Last Christmas, we received a Kindle Fire. This was our first tablet device, and in fact we still don't own a smartphone. After hearing all the talk about the post-PC world and iPad hype, now was our chance to try out the tablet life.
So how has it gone?
The biggest benefit of tablet devices is, of course, portability. Compared with a traditional laptop, it's very easy to slip it into a bag or toss it into the car. We usually think twice about whether to bring a laptop on a trip with us, but with the Kindle Fire we can toss it into our travel bag without thinking.
At home, the Kindle Fire lives in the kitchen for the most part. Jean discovered that the touchscreen still works even when covered with plastic, and so made a cover for the device. And this way we can still use the device even if we have a bit of flour or oil on our fingers. Not surprisingly, it's used mostly for looking up recipes, at least when it's not being used for Hangman.
But the other day, Jean actually got up from the table where the Kindle Fire was sitting, walked out of the kitchen and into the office and looked up something on our desktop Windows machine. Why?
1. Instant On - the Kindle Fire starts up pretty quickly. It would start up even quicker if we didn't shut the thing completely off all the time. However my desktop machine is usually on during the day. Which means all you have to do it move the mouse or hit a key and it's ready to go. It might even have Google loaded up in a web browser already.
2. Big screen - and then of course, the screen is much larger on the desktop. You can actually read all the text if you bring up a normal webpage without zooming in.
3. Usability - the touch screen is neat, but typing anything on a tablet is a big pain. Even for web browsing, entering in a search string or log in information or a URL is painful. If you make a typo it's even worse. On a desktop machine you just click near your typo, hit an arrow key or two to go to the right place, and hit Del or Backspace. On a tablet you tap with your fat finger near the URL, and then ... Well, there are no arrow keys, so you either have to pinch-zoom-in and tap more accurately, or tap & hold to bring up a selection dragger thing, at least on the Kindle Fire. Selecting text is awkward. And there is no "hover", which means you often have to click on something just to find out what it does. There are also a number of things that just don't work, like the slider controls on hotels.com. If you try to drag them, it just drags the whole screen around as is normal for tablets, so I'm not sure how to actually use the drag-slider controls there, if in fact there is a way.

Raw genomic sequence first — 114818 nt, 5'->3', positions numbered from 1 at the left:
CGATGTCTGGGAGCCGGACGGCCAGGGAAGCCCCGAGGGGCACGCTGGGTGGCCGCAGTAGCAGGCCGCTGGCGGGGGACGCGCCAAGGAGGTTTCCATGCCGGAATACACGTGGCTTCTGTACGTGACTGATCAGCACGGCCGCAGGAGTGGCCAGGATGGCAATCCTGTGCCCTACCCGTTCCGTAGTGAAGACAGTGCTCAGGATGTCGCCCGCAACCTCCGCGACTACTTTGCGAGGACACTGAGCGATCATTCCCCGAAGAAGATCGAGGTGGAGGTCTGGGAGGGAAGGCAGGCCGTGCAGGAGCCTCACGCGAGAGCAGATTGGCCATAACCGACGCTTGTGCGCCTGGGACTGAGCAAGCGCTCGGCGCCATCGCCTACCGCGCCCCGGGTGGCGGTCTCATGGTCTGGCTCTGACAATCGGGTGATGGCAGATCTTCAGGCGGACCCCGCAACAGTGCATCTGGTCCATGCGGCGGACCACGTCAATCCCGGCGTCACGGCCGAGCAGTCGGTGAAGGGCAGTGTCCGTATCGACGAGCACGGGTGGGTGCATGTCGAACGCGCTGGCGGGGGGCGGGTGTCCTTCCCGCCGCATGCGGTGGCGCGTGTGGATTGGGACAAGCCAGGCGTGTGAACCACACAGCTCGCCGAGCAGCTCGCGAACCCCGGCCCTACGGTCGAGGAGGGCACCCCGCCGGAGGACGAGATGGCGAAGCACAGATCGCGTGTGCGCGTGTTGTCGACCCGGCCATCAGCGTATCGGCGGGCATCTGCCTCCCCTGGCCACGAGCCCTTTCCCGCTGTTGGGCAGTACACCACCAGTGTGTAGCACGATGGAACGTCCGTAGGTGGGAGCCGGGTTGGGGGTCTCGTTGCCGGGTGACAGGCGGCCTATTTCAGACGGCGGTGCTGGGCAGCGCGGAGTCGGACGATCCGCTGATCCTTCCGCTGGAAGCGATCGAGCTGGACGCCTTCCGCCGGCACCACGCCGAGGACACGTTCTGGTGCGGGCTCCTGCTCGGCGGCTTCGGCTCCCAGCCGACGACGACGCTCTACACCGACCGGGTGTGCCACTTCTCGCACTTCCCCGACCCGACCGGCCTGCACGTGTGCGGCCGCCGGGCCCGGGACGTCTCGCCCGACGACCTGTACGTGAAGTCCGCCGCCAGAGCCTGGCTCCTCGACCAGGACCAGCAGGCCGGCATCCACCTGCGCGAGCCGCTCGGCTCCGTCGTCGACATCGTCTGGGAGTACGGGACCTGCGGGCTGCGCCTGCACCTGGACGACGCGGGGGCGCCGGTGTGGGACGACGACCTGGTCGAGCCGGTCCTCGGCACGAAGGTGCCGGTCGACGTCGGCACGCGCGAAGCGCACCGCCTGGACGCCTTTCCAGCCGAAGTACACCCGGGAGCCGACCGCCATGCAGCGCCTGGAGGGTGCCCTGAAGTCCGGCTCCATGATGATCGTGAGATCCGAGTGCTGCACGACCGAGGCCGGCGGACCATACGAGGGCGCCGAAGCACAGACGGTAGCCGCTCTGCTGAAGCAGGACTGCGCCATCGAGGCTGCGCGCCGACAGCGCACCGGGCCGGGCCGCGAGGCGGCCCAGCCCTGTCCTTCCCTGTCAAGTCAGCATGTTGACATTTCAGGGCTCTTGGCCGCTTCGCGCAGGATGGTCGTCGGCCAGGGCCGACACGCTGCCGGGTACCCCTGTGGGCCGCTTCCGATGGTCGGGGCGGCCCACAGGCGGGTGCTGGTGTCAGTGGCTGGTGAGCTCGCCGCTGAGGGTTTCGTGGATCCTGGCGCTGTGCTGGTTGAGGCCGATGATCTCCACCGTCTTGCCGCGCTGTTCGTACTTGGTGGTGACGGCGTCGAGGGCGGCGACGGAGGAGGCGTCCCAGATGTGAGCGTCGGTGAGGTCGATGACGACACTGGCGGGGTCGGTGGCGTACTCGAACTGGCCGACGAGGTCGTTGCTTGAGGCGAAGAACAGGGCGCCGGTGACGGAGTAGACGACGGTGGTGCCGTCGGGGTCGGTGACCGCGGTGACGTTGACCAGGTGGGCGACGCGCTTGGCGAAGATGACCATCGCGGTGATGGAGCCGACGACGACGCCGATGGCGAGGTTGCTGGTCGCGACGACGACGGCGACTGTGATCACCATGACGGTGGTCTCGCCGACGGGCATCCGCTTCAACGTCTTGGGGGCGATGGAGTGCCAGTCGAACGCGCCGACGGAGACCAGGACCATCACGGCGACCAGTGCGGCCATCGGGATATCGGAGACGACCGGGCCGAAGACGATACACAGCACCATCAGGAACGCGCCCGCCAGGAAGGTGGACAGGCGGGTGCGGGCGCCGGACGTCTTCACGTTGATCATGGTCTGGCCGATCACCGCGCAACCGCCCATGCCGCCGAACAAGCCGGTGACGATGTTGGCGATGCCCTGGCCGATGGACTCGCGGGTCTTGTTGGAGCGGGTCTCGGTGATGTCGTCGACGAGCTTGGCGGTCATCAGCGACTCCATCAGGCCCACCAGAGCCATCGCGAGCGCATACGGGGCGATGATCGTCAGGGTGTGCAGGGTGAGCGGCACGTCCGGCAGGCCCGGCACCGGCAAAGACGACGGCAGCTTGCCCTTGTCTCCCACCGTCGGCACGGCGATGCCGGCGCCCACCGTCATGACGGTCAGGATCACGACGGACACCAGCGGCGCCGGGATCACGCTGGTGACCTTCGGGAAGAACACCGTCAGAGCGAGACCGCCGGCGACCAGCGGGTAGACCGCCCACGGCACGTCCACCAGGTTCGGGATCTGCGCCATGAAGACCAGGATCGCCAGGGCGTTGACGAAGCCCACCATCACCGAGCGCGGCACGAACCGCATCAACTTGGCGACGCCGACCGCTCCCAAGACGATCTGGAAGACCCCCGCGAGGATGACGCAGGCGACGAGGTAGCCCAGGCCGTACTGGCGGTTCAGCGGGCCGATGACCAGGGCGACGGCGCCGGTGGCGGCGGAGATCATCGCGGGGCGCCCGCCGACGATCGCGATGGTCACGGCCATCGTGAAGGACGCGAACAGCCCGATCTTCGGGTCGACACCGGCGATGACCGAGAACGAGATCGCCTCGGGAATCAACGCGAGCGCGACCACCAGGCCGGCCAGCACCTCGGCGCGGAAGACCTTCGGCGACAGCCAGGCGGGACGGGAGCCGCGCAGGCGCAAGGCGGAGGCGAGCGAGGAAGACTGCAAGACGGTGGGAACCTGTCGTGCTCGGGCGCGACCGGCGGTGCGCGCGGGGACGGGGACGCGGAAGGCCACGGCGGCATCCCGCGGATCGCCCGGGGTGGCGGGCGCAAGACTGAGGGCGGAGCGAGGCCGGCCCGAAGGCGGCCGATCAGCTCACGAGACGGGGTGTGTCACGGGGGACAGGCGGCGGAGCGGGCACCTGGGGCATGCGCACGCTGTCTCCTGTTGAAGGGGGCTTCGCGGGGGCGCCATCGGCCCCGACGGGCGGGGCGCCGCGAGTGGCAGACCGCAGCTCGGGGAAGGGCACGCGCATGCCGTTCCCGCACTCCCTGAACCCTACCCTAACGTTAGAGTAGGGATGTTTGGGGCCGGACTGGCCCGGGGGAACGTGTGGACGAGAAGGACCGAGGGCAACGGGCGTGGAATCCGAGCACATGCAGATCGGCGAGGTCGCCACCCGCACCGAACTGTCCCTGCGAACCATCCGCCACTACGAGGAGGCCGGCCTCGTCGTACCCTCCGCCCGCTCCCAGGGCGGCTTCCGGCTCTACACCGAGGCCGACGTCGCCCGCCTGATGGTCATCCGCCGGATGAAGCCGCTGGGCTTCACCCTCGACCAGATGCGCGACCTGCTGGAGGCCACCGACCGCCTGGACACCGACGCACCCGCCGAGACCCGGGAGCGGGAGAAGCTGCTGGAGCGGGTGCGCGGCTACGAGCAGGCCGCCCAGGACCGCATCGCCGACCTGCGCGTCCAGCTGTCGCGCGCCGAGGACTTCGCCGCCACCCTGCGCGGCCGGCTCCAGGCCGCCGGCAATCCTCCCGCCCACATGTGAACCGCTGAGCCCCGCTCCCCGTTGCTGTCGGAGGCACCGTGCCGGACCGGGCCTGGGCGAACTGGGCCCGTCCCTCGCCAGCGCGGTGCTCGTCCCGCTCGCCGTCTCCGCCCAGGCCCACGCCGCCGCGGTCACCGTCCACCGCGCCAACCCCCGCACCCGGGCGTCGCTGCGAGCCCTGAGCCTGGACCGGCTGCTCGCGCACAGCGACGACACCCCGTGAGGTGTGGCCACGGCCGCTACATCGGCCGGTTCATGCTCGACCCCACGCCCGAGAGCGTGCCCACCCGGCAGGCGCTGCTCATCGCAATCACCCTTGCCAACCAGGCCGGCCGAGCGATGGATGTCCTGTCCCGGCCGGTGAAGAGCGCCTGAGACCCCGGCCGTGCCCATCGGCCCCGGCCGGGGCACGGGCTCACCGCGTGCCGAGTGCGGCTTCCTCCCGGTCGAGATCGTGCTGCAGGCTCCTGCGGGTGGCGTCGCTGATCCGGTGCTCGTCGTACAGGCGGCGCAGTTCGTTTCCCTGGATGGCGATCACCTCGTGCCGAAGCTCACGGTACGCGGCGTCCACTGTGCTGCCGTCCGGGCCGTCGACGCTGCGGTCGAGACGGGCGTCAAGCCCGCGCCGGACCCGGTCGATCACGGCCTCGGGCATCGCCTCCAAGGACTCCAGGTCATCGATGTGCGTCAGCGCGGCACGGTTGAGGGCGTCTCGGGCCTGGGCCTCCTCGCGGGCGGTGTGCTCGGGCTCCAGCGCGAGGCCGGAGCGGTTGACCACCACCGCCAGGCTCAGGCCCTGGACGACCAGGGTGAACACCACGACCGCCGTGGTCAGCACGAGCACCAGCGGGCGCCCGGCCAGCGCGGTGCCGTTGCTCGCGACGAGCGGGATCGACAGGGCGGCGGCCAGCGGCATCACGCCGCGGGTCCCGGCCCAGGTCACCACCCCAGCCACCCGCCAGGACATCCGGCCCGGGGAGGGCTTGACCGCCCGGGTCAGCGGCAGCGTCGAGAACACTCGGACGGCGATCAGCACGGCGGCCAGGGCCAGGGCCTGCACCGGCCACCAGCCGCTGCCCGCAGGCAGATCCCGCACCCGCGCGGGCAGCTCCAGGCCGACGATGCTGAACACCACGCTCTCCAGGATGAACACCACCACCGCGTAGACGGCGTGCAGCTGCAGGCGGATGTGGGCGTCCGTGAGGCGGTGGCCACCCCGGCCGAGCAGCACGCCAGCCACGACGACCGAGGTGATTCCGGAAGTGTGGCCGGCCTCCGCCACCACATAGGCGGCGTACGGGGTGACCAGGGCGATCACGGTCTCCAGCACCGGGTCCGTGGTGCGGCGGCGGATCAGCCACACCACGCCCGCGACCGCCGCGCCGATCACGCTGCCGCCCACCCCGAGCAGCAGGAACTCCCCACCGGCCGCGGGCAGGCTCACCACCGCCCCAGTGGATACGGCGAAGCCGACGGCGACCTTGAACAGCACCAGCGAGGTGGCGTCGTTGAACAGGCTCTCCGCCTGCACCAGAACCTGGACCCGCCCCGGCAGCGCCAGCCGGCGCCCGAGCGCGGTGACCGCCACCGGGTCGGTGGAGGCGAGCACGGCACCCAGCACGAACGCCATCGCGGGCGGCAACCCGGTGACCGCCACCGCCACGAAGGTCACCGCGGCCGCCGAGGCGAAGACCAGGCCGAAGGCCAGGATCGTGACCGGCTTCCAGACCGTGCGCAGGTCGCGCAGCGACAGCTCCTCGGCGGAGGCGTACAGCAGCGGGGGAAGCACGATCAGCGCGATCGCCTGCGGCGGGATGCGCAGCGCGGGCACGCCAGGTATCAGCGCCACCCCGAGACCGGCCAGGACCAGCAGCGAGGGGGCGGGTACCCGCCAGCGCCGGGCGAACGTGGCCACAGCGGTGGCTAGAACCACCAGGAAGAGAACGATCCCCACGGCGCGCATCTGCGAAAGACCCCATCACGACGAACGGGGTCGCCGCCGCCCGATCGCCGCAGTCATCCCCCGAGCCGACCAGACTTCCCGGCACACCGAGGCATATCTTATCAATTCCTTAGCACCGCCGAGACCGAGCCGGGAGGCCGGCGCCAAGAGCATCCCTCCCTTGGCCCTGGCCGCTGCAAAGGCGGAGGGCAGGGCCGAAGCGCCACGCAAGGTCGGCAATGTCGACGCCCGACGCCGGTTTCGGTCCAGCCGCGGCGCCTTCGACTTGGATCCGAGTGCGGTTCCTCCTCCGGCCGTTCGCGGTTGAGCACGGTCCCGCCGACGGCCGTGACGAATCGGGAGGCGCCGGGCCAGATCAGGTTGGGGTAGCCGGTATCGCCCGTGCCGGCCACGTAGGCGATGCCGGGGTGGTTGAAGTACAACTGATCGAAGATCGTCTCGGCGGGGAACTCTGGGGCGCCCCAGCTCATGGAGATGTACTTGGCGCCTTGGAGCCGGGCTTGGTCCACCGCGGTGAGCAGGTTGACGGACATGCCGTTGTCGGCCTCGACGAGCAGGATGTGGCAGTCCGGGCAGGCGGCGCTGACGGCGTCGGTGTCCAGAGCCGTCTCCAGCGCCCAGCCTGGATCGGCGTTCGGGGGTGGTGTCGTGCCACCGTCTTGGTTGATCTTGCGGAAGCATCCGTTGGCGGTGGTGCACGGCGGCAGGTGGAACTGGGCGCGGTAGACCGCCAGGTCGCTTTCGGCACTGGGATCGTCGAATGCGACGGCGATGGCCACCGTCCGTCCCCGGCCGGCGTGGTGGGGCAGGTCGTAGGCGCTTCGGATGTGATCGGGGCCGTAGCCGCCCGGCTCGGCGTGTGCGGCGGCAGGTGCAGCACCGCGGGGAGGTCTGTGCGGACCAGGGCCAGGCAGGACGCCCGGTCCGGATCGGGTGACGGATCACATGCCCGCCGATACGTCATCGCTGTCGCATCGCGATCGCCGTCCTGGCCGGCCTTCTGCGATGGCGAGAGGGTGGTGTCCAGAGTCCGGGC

The tablet is certainly a neat gimmick, and useful for traveling. It was useful for looking up random things at the hotel. For me, I think a smartphone would actually be even more generally useful, just because I would be more likely to be carrying it while walking around, and the Kindle Fire needs Wi-Fi for internet access.
The idea, however, that PCs are obsolete and will be replaced by these devices is just laughable. I can't imagine doing anything that requires even a moderate amount of typing (like creating this blog entry) on a tablet. The ergonomics of laptops are not great compared to a properly set-up desktop machine, and a tablet is even worse. And the Kindle Fire's incompatibility with our other Windows-based machines doesn't help things either.
So I think this is not so much a post-PC era, but more of a PC-plus era, as somebody put it. The tablet has its niche for travel and for carrying it around the house and tossing it onto a crowded kitchen table. For pretty much anything else though, it doesn't even come close to matching the power and convenience of the trusty ol' desktop machine.